Tip 1: When faced with a bright scene, such as a glistening Schutzhund field, adjust the exposure compensation dial to over expose the scene just a bit. This will fool your camera into darkening the scene, which will greatly help get the exposure just right. Same holds true for darker scenes, such as shadows. The rule is add light to light and dark to dark. It’s a bit counter-intuitive. Give it a try and see what happens.

Tip 2: On very cold and very hot / humid days, condensation within the camera body and lens can be a problem. On cold days, condensation can occur when you bring the camera inside from the cold. Conversely, on hot / humid days, condensation can occur when you take the camera outside from the cooler air-conditioned house or car. To keep condensation from forming, store your equipment in plastic bags and let it come to the ambient temperature before you fire it up. In other words, on a cold day, let the camera sit indoors in the camera bag for 30 minutes or so before you turn it on to check images or take photos indoors. On hot / humid days, let the camera sit for a bit to warm up before using. I use plastic bags, which really helps avoid this problem.

The webinar instructor Ralph Lee Hopkins has published a book on outdoor photography, called Digital Masters: Nature Photography: Documenting the Wild World (A Lark Photography Book). It’s available on Amazon.com and looks to be an excellent resource.

Look for new posts just after the new year, including photos from our grand adventure. Until then happy shooting and best wishes for a joyous holiday season and a happy healthy new year!  Thank you for visiting!

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Before continuing with the series on composing Schutzhund photos, I thought you might enjoy seeing a few of the best images from this past weekend’s photo shoot at the 2011 SE Regionals. The competition was held at Lake Valley Schutzhund Club in Knoxville, Tennessee. I took more than 1,300 images, and I am just now starting to edit them. The best photos came from the protection routines. It was later in the day, with the sun behind me. As a result, the lighting was much better than in the morning, when the field glistened in the morning sun. Pretty, but not easy shooting!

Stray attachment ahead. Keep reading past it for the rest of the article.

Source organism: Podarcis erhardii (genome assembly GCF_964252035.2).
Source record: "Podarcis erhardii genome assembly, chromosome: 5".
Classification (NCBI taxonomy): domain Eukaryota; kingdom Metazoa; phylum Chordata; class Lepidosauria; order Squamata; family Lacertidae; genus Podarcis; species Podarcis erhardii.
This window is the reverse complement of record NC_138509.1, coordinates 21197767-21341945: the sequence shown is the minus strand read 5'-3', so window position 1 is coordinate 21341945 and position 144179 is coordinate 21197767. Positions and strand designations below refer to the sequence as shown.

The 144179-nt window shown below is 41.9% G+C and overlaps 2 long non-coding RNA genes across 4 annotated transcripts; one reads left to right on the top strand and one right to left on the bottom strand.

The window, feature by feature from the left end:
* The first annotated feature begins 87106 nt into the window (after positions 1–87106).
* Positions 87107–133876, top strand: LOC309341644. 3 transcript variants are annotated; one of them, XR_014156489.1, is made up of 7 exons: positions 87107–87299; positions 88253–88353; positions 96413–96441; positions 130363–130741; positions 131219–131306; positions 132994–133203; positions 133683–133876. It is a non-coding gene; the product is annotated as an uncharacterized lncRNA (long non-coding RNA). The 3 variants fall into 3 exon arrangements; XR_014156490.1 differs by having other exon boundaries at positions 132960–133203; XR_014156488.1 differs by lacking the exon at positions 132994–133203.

I used a Canon 70 – 300 mm f/4.5-5.6 DO IS USM lens, which is great for bright sun. But, as I learned this weekend, this lens is not that great for zooming long distances. It is much better as a medium zoom lens, such as when you can get on the field and get up close and personal with the action. During trials, I recommend a more powerful zoom, such as a Canon EF 100 -400 mm f/4.5 -5.6 L IS USM. In my experience, however, this lens tends to focus on the brightest spot in the image, which is not always where the action is – aka the dog! My favorite lens for Schutzhund is the Canon EF 70 -200 mm f/2.8 L IS USM. Great focus, great zoom capabilities, but like the 70 -300 mm is better for medium range. With the larger, heavier lenses, a tripod or monopod is definitely a help.

As one image shows, there were a couple of other photographers snapping away.

Next post will get back to the drive after the escape bite.

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One of the greatest challenges all Schutzhund photographers face is how to reduce glare and reflection on the Schutzhund field, especially when the sun is shining brightly. The problem is on sunny days Schutzhund fields act like one big reflective surface.  Landscape photographers (or as I refer to them masters of outdoor light) will tell you that ideally, outdoor photography should be done either early in the morning or late in the day, when the sun’s rays are more horizontal than vertical. Don’t we all wish Schutzhund operated on a photographer friendly schedule, she says reflectively (sorry, couldn’t resist the pun). But since, tracking is usually the only thing going on early in the morning (not the most exciting Schutzhund activity to photograph), and training and trials are usually done by late afternoon, these ideal conditions are not usually available when we are trying to get our best shots.